Ohio’s two Major League Baseball clubs had two very different tales to tell at the end of last season. Up in Cleveland, the Indians put together one of the most painful seasons in franchise history, erasing a strong start with an unfathomable 5-24 record in August, putting them at 68-94 for the year and in desperate need of some changes. At the other end of the state, the Cincinnati Reds enjoyed their second National League Central division title in three seasons, finishing with the National League’s second best record at 97-65. While the season would eventually end on a sour note after blowing a 2-0 series lead over the eventual-champion San Francisco Giants in the National League Division Series, the Reds were put in good position to only improve on an already balanced club. For the Indians, it was a mystery to everyone involved what general manager Chris Antonetti’s approach to the offseason would be after the abysmal year. As it turned out, the club decided to open up the checkbook and make a series of unprecedented moves. Never known for spending much on free agents, the Indians signed two of the biggest ones available, first baseman Nick Swisher and center fielder Michael Bourn. That was not all for the Tribe in the free agent market, as they also inked designated hitter Mark Reynolds and starting pitcher Brett Myers to sizeable deals. Antonetti also tried his hand in the trade market, opening the offseason with a minor deal, moving relief pitcher Esmil Rogers to Toronto for utility infielder Mike Aviles, and later making a huge splash, trading right fielder Shin-Soo Choo to the Reds as part of a three-team deal, getting back outfielder Drew Stubbs from the Reds, and top pitching prospect Trevor Bauer from the Arizona Diamondbacks, along with two relief pitchers, Bryan Shaw and Matt Albers. Many attribute this aggressive offseason to new manager Terry Francona, whose presence and influence seems to have ushered in a new era of Indians baseball. Signed as a bit of a surprise move in October following the firing of former skipper Manny Acta, Francona brings with him two World Series rings from Boston and a great deal of respect from around the league. So what can be expected from Francona’s Indians this year? The lineup certainly looks dangerous on paper, blending speed from Bourn, Stubb and Michael Brantley; power from Swisher, Reynolds and Carlos Santana; and all-around hitting from Jason Kipnis, Asdrubal Cabrera and Lonnie Chisenhall. The individual team defense, especially from the outfield, is among the league’s best, and should be able to save the pitchers several runs. The Indians also bolster a strong bullpen, led by closer Chris Perez and set-up man Vinnie Pestano. What will likely keep the Indians out of the postseason, however, is the starting rotation. Their ace, Justin Masterson, had a 4.93 ERA last season, Ubaldo Jimenez has been a disaster since being acquired from Colorado in 2011, Myers did not start a game for Houston or Chicago last season, Zach McAllister is unproven, and Scott Kazmir was last seen struggling for the independent Atlantic League Sugar Land Skeeters after pitching his way out of the MLB. The Indians do have strong depth for the bottom of the rotation at Triple-A Columbus, including Bauer, Carlos Carrasco and Daisuke Matsuzaka, but the holes at the top are just too big for a strong lineup to overcome. Expect the Indians to finish with about 80 wins, though it’s not unreasonable that they could contend for a wild-card spot if Masterson or Jimenez can regain their old form. Moving south, the Reds had a far less busy offseason. Already owning an elite lineup, rotation and bullpen, anything they added would simply be icing on the cake as they go for their second consecutive NL Central title. As a result, the Reds will be putting out a very similar team to the one Cincinnati fans witnessed last season. The only major change is in center field, where Stubbs was swapped with Choo. The rotation of Johnny Cueto, Mat Latos, Bronson Arroyo, Homer Bailey and Mike Leake is identical to last season’s, as is the bullpen, led by all-star closer Aroldis Chapman, who was considered being moved to the rotation but ultimately stayed in the bullpen, and set-up men Sean Marshall and Jonathan Broxton. The lineup also remains strong, adding Choo to a group that includes all-stars Joey Votto, Brandon Phillips and Jay Bruce, as well as power hitters like Todd Frazier and Ryan Ludwick, and defensive specialists Zack Cozart and Ryan Hanigan. Visit www.thelantern.com to read the rest of this story. If a weakness had to be pointed out for Cincinnati, it would have to be its outfield defense. Choo, who struggled in right field for several years in Cleveland, is now being forced to play the more treacherous center field by default. If he struggles, manager Dusty Baker might be forced to explore other options. This could open the door for top prospect Billy Hamilton to make his debut. Hamilton, who stole a minor league record 155 bases last season, is considered one of the most exciting prospects in baseball. There’s not a ton of mystery for how strongly a team as well-balanced as the Reds will perform. St. Louis could challenge for the NL Central title, but it’s hard to imagine the Reds falling short of a wild-card berth. Pencil them in for 88-96 wins and a third trip to October baseball in four years.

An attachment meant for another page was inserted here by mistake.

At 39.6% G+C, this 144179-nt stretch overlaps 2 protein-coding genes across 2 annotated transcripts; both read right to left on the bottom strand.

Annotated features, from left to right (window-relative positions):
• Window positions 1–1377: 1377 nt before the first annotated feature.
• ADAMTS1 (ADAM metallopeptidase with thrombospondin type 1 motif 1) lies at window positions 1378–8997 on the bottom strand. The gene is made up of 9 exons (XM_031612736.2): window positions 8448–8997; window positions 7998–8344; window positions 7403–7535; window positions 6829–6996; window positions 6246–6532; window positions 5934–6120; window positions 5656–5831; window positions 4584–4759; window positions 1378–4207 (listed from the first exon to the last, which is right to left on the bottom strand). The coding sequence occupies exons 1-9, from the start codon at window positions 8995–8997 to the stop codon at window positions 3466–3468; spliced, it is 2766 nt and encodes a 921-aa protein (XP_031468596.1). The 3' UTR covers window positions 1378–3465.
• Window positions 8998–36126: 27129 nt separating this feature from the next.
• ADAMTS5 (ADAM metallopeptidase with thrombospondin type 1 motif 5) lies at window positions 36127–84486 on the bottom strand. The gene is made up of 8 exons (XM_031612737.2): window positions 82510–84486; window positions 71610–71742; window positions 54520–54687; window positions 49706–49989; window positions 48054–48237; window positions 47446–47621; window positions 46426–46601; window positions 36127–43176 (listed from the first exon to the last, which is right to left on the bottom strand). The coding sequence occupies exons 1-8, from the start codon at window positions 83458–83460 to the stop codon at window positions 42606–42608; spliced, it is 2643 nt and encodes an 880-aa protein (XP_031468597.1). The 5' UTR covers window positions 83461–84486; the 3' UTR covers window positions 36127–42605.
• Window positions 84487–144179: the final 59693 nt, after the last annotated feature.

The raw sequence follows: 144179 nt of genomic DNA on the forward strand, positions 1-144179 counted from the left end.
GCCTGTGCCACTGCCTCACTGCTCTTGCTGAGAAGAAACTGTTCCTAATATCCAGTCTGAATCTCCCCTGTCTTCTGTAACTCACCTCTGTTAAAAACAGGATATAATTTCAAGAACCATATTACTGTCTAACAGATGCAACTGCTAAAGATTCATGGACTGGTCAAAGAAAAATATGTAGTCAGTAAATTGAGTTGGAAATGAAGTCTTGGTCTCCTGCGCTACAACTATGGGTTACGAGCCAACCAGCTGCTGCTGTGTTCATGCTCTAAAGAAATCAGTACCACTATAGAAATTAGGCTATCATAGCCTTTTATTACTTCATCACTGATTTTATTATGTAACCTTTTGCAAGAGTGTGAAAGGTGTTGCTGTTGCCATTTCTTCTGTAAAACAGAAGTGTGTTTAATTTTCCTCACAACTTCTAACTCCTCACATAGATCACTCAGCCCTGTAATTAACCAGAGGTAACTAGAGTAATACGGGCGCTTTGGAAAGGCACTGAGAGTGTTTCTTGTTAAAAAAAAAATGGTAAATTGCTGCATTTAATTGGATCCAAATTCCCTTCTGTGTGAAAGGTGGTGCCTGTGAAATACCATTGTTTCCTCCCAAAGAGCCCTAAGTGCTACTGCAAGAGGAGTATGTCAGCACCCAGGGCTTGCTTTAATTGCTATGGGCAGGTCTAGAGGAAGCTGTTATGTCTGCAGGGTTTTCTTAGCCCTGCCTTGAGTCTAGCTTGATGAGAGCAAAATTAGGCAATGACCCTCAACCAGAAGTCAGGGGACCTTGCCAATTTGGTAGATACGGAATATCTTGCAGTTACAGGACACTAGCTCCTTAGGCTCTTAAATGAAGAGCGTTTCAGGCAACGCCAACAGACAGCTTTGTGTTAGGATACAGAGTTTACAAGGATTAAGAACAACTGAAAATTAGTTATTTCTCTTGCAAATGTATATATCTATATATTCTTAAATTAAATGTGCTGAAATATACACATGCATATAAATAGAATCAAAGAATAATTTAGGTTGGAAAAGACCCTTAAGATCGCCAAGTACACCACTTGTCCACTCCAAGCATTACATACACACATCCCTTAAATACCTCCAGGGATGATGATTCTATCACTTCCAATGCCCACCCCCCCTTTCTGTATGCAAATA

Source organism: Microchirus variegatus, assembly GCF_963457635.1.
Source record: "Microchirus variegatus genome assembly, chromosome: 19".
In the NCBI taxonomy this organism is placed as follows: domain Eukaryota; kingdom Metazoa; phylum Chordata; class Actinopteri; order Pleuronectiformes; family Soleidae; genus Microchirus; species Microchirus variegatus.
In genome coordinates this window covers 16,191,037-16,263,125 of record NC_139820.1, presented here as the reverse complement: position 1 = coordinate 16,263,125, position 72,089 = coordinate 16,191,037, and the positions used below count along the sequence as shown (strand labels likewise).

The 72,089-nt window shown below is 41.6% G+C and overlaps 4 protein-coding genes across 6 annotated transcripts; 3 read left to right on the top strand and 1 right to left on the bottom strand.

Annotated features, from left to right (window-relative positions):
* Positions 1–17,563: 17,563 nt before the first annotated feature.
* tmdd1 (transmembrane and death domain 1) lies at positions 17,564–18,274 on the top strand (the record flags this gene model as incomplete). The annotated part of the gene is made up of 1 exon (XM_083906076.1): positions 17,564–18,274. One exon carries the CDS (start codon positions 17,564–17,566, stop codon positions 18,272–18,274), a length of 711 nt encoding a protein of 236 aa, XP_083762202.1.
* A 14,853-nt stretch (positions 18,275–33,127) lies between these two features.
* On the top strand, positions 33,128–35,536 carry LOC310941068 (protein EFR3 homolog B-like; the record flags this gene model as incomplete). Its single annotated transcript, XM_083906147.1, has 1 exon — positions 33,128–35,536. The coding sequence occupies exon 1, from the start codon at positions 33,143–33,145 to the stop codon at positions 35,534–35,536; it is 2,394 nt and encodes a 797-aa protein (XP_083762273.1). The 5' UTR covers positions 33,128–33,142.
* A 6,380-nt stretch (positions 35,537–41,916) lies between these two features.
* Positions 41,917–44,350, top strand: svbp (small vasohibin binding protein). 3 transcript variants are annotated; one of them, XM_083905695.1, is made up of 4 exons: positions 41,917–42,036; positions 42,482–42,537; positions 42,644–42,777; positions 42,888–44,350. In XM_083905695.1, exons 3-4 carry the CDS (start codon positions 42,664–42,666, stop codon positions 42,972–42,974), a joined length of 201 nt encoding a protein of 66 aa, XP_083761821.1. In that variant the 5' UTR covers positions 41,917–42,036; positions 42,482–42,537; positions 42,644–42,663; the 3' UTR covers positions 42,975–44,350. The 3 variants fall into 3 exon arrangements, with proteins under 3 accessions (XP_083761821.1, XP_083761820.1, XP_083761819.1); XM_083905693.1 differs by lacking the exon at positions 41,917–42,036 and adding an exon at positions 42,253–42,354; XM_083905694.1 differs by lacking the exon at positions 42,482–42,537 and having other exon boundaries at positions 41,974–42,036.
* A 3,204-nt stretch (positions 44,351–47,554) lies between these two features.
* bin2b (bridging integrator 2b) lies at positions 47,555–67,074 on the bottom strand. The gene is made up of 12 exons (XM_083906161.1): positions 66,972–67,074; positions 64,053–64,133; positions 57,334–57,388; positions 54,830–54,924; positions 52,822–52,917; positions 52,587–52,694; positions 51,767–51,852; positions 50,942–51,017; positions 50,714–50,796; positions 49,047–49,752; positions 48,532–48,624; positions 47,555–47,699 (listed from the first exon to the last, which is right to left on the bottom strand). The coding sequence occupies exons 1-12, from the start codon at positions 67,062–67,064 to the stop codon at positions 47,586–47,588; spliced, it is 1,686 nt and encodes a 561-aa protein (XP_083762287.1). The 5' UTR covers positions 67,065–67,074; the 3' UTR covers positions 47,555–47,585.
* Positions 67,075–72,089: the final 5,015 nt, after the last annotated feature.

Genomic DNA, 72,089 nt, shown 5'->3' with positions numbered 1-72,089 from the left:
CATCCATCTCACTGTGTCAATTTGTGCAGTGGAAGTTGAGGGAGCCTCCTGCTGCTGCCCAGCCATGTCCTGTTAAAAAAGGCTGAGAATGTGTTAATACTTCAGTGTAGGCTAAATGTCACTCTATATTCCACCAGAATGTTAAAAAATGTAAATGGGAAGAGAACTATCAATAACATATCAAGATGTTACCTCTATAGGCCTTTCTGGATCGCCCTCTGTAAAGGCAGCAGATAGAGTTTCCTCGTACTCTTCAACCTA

Manchester United have reportedly entered the race to sign West Brom captain Jonny Evans at the end of the season, claim The SunJose Mourinho is currently in need of a new centre-back for this summer’s transfer window and has reportedly become interested in the prospect of taking Evans back to Old Trafford.The Northern Ireland international had been strongly linked with moves to both Manchester City and Arsenal during the January transfer window before City signed Aymeric Laporte from Athletico Bilbao and the Gunners decided to not pursue their interest any further.Maguire says United need to build on today’s win George Patchias – September 14, 2019 Harry Maguire wants his United teammates to build on the victory over Leicester City.During the summer, Harry Maguire was referred to as the ultimate…Currently, West Brom is at the bottom of the Premier League standings and look set to be relegated, which will allow Evans to leave the club at the end of the season for as little as £4m due to a clause in his contract.The Baggies must beat Newcastle this weekend to stand any chance of continuing their bid for survival with the club eight points outside the safety zone with only three games remaining.